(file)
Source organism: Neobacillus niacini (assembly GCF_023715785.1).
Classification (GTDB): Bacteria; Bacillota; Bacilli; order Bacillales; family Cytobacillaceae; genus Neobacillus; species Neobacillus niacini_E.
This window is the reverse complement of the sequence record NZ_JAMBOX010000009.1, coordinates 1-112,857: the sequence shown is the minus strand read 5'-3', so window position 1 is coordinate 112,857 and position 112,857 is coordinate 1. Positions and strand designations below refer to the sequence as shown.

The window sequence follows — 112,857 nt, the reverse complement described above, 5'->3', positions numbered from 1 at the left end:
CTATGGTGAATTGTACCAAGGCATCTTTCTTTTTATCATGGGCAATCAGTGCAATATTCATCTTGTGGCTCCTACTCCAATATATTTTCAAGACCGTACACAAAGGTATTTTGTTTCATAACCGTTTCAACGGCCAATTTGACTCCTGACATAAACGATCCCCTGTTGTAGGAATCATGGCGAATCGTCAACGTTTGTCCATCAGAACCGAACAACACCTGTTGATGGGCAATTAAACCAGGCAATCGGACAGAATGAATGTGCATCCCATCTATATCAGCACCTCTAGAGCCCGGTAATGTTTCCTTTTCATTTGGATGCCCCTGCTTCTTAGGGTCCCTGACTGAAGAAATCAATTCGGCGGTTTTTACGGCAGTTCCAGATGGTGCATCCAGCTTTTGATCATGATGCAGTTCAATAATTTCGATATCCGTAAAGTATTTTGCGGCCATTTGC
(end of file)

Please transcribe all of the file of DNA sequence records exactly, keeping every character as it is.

Source organism: Neobacillus niacini (assembly GCF_023715785.1).
Classification (GTDB): Bacteria; Bacillota; Bacilli; order Bacillales; family Cytobacillaceae; genus Neobacillus; species Neobacillus niacini_E.
This window is the reverse complement of the sequence record NZ_JAMBOX010000009.1, coordinates 1-112,857: the sequence shown is the minus strand read 5'-3', so window position 1 is coordinate 112,857 and position 112,857 is coordinate 1. Positions and strand designations below refer to the sequence as shown.

The window sequence follows — 112,857 nt, the reverse complement described above, 5'->3', positions numbered from 1 at the left end:
CTATGGTGAATTGTACCAAGGCATCTTTCTTTTTATCATGGGCAATCAGTGCAATATTCATCTTGTGGCTCCTACTCCAATATATTTTCAAGACCGTACACAAAGGTATTTTGTTTCATAACCGTTTCAACGGCCAATTTGACTCCTGACATAAACGATCCCCTGTTGTAGGAATCATGGCGAATCGTCAACGTTTGTCCATCAGAACCGAACAACACCTGTTGATGGGCAATTAAACCAGGCAATCGGACAGAATGAATGTGCATCCCATCTATATCAGCACCTCTAGAGCCCGGTAATGTTTCCTTTTCATTTGGATGCCCCTGCTTCTTAGGGTCCCTGACTGAAGAAATCAATTCGGCGGTTTTTACGGCAGTTCCAGATGGTGCATCCAGCTTTTGATCATGATGCAGTTCAATAATTTCGATATCCGTAAAGTATTTTGCGGCCATTTGC